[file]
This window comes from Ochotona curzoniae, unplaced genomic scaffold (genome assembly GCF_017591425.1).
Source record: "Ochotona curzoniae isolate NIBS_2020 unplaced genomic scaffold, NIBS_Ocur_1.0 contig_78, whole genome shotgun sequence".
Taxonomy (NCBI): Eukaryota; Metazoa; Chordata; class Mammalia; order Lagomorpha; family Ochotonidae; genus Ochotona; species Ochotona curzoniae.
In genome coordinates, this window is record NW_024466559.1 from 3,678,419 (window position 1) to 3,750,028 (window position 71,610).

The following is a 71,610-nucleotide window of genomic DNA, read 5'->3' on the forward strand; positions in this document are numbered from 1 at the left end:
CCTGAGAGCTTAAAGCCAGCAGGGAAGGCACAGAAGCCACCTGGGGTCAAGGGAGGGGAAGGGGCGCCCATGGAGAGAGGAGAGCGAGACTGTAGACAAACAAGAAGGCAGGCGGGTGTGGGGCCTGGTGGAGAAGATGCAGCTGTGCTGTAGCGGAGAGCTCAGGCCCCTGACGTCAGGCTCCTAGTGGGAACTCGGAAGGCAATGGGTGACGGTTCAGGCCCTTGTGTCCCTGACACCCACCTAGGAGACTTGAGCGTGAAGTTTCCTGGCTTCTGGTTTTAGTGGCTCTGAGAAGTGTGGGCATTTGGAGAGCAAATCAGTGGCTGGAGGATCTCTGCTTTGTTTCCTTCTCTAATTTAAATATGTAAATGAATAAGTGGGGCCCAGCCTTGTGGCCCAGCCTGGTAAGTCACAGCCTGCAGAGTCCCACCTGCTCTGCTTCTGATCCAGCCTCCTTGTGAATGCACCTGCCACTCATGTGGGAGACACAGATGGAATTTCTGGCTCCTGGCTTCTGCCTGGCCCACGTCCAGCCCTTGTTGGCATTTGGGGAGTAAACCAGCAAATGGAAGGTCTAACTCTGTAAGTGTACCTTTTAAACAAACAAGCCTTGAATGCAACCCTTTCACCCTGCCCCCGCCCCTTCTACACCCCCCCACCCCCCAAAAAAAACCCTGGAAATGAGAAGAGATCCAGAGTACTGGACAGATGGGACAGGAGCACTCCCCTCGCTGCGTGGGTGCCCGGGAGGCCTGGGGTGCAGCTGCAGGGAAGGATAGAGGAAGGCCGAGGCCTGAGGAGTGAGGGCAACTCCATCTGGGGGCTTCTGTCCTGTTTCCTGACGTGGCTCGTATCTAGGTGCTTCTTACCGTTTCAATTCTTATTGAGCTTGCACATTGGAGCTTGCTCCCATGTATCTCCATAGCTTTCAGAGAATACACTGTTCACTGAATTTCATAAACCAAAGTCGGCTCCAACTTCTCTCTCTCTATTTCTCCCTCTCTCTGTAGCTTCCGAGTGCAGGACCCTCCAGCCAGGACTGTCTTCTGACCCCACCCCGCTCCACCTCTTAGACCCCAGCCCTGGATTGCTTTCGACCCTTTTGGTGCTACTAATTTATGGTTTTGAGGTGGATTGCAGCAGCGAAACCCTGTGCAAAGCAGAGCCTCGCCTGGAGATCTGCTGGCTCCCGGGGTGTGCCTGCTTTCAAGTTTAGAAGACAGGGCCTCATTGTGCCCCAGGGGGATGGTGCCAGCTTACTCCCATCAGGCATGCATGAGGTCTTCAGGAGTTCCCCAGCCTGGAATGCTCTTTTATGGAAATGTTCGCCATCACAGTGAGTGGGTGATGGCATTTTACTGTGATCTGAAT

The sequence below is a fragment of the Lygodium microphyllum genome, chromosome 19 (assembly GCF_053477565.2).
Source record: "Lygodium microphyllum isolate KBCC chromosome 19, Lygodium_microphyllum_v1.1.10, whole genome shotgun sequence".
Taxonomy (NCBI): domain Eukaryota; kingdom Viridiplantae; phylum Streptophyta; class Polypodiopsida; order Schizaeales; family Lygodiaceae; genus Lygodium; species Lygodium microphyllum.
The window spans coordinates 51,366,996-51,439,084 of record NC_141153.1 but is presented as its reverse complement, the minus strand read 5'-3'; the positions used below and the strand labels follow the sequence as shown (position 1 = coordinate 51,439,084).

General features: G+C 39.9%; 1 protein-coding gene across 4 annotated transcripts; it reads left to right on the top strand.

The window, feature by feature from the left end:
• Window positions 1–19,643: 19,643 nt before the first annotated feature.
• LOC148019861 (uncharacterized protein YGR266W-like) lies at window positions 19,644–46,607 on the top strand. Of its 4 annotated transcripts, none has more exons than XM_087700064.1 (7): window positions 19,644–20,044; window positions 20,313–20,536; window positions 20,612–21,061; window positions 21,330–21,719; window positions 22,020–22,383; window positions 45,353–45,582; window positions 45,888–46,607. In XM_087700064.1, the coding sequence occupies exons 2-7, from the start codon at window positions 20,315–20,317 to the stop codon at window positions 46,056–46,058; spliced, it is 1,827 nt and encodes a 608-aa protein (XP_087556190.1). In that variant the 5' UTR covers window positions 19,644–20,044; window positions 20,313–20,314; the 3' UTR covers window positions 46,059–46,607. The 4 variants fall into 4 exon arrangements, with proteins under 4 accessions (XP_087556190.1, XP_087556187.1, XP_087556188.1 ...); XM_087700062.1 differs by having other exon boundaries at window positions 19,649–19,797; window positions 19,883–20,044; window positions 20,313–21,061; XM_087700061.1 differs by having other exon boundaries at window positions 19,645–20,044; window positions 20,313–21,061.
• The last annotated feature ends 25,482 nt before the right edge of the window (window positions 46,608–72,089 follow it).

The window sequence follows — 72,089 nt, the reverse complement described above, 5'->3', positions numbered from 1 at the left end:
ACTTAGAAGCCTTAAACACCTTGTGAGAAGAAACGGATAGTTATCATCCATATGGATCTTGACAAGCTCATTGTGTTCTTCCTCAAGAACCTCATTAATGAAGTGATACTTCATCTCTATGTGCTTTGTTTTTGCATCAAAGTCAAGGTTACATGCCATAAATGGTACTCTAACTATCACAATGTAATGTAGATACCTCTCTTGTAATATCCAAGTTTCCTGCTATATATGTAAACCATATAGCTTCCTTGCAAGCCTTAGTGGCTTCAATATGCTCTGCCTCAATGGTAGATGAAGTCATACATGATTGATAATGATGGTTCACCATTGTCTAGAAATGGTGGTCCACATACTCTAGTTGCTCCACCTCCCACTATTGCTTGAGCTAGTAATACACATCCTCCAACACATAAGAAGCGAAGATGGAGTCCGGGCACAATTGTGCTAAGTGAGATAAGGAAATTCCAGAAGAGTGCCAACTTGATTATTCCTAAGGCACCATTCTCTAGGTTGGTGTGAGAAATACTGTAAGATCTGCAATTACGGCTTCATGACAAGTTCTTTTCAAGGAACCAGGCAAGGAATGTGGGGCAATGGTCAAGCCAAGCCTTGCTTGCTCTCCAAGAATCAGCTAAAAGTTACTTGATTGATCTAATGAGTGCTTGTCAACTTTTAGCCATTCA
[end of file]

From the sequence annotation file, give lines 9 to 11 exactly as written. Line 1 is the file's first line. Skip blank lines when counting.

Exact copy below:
Taxonomy (NCBI): domain Eukaryota; kingdom Viridiplantae; phylum Streptophyta; class Polypodiopsida; order Schizaeales; family Lygodiaceae; genus Lygodium; species Lygodium microphyllum.
The window spans coordinates 51,366,996-51,439,084 of record NC_141153.1 but is presented as its reverse complement, the minus strand read 5'-3'; the positions used below and the strand labels follow the sequence as shown (position 1 = coordinate 51,439,084).

General features: G+C 39.9%; 1 protein-coding gene across 4 annotated transcripts; it reads left to right on the top strand.